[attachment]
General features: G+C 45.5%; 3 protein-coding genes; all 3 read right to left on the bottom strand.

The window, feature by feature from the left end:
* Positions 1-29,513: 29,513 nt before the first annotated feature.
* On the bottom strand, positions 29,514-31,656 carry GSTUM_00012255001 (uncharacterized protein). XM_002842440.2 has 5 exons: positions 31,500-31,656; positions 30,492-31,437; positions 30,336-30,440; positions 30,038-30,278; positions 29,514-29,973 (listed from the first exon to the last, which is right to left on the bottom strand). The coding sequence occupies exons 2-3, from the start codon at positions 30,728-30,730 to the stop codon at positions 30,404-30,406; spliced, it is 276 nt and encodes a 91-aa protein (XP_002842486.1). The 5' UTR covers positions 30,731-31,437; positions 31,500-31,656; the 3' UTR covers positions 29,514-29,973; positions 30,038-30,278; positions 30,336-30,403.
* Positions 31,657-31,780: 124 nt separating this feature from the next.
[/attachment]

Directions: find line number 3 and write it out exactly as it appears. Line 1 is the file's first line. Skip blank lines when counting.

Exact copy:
* Positions 1-29,513: 29,513 nt before the first annotated feature.